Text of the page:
Several hundred dollars later, everything is fixed. It actually sounds better than before; I have also solved a minor but annoying issue with the stereo. It was making some intermittent kind of rustling, tinselly sounds through the left channel. I checked all the connections and tried unplugging various bits to see if they were causing interference. Among the bits I unplugged was the antenna — this has a little signal amplifier in it to improve the reception. None of these measures fixed the problem.

When I got the power amp back, I took the opportunity to re-site the transformer, and plug everything into a new power board. I plugged the antenna back in, and used it as intended to boost the signal from the tuner. Now the rustly-tinselly sounds have gone away. I’m not sure exactly what I did to solve the problem, but so far, so good.

Last weekend I went to the 3MBS book and record fair. Fortunately I had decided to leave the car up on Studley Park Road and walk the rest of the way to the Abbotsford Convent, where the station is located. This meant carrying a shoulder bag in which to bring back what I bought. By this means I both got my steps up, and inhibited my purchasing — knowing that whatever I bought, I would have to carry back up the hill.

I got

  • on vinyl:
    • a complete Hansel & Gretel, with Anna Moffo, Christa Ludwig, Dietrich Fischer-Dieskau, Arleen Auger, and Lucia Popp — what a cast!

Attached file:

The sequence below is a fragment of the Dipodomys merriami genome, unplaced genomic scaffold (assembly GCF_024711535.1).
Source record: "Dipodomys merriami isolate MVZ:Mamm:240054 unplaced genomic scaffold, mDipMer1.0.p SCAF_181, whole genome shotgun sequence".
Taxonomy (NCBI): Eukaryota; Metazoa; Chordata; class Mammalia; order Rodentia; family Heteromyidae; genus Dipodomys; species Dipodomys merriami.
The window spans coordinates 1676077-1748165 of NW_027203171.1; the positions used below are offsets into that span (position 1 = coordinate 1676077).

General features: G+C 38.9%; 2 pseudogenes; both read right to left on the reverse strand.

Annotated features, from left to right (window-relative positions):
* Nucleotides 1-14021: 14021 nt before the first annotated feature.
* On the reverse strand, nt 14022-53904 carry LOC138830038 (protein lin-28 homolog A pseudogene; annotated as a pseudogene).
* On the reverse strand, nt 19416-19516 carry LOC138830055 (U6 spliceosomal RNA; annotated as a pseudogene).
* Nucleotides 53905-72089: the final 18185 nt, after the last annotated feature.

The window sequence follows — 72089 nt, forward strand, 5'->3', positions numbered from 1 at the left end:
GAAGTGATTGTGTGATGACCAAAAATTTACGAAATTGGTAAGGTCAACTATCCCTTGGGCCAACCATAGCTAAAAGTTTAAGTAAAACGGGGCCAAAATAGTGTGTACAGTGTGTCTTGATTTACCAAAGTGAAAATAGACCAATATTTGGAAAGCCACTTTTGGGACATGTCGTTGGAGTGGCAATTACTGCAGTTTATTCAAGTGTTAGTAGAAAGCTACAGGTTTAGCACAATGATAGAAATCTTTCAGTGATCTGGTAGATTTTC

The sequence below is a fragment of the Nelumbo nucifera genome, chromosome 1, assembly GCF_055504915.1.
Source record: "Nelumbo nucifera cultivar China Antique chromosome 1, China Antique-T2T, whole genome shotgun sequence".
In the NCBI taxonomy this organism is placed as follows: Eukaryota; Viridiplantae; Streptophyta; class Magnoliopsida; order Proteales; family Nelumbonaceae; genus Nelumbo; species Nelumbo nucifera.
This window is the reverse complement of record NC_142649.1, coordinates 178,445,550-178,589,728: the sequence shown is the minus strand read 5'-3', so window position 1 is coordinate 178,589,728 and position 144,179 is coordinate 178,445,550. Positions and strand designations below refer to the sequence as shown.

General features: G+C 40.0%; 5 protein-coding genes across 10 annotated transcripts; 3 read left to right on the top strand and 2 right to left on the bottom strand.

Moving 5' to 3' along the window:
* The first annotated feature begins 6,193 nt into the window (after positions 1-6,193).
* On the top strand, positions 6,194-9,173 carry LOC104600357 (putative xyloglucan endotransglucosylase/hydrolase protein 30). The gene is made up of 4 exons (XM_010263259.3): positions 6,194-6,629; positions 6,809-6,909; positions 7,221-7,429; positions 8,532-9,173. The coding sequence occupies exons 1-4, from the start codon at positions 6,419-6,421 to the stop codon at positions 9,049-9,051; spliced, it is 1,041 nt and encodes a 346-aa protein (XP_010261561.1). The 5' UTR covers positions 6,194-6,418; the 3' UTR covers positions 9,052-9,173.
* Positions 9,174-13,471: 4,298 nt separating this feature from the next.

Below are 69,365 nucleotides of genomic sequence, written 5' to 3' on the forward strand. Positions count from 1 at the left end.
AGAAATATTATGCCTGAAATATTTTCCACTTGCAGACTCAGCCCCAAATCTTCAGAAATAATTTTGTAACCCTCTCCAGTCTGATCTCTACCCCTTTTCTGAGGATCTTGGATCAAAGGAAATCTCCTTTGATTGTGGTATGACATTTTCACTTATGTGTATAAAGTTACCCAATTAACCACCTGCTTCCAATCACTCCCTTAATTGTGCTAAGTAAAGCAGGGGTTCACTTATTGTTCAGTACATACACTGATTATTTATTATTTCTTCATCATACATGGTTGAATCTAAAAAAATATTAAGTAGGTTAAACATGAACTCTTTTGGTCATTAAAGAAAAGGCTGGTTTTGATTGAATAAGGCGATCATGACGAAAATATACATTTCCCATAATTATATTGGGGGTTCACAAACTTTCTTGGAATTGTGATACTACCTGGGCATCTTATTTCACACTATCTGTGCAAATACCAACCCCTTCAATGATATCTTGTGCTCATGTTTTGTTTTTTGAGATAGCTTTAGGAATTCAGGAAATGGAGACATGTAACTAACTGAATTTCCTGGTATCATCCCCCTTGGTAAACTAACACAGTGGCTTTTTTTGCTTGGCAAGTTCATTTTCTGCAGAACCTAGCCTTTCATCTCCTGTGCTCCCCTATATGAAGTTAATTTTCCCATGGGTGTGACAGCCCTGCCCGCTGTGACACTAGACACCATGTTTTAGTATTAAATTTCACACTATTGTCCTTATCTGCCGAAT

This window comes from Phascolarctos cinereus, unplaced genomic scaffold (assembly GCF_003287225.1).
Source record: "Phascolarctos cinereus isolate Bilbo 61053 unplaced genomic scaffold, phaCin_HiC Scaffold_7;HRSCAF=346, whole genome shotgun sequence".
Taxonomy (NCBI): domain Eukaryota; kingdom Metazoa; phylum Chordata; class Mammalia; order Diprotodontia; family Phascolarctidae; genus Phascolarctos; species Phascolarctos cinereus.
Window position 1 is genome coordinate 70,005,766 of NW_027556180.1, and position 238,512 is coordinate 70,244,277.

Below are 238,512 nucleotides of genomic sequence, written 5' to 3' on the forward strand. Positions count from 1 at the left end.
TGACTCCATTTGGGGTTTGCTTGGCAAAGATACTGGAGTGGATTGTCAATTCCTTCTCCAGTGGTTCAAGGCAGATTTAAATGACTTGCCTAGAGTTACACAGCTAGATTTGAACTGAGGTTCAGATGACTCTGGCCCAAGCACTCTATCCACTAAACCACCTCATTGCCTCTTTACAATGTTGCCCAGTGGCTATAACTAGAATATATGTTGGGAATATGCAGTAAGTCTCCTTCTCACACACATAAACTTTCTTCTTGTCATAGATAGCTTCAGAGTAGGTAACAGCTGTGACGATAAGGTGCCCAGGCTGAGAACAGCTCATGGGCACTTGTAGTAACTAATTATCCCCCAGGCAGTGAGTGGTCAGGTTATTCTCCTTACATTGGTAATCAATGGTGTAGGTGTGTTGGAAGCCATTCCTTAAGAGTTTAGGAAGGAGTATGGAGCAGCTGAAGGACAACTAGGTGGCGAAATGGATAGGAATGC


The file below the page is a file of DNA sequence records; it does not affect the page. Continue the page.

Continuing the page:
• Verdi Requiem
    • Bruckner 7 and Wagner Götterdämmerung suite;
  • on CD:
    • the complete Beethoven symphonies with Harnoncourt,
    • Songs of the Auvergne with Jill Gomez
    • Shostakovich 13 & 15 with Solti, and
    • the complete Debussy orchestral music with Boulez,

all for about $40! The vinyl is in much better condition than LPs from the op shop, some of which are very scratched. So I think I will be restricting my purchases of that format from the fair.

Round and round we go

After some agonising, comparing, and general research, I took the plunge and got a new turntable — see below.

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Audio Technica LP120 USB

This is actually the fourth turntable I have owned. The first was a Dual. That was a rim drive (a technology I am not sure is still used), and had a fair bit of rumble. That was followed by a Sony direct drive. The Sony was incredibly reliable, as their products tend to be. It had some quite good features like a strobe band around the edge of the platter, so one could see whether the record was spinning at the correct speed or not. The platter itself was carbon fibre, supposedly, with funny little rubber mushrooms to support the record. That deck went through a house fire which buckled its dust cover so severely I had to take it off and throw it away. To my surprise, the deck still worked. It was still working when I reluctantly put it out on the nature strip over forty years later. So why did I get rid of it? I had no room in the stereo cabinet for a turntable.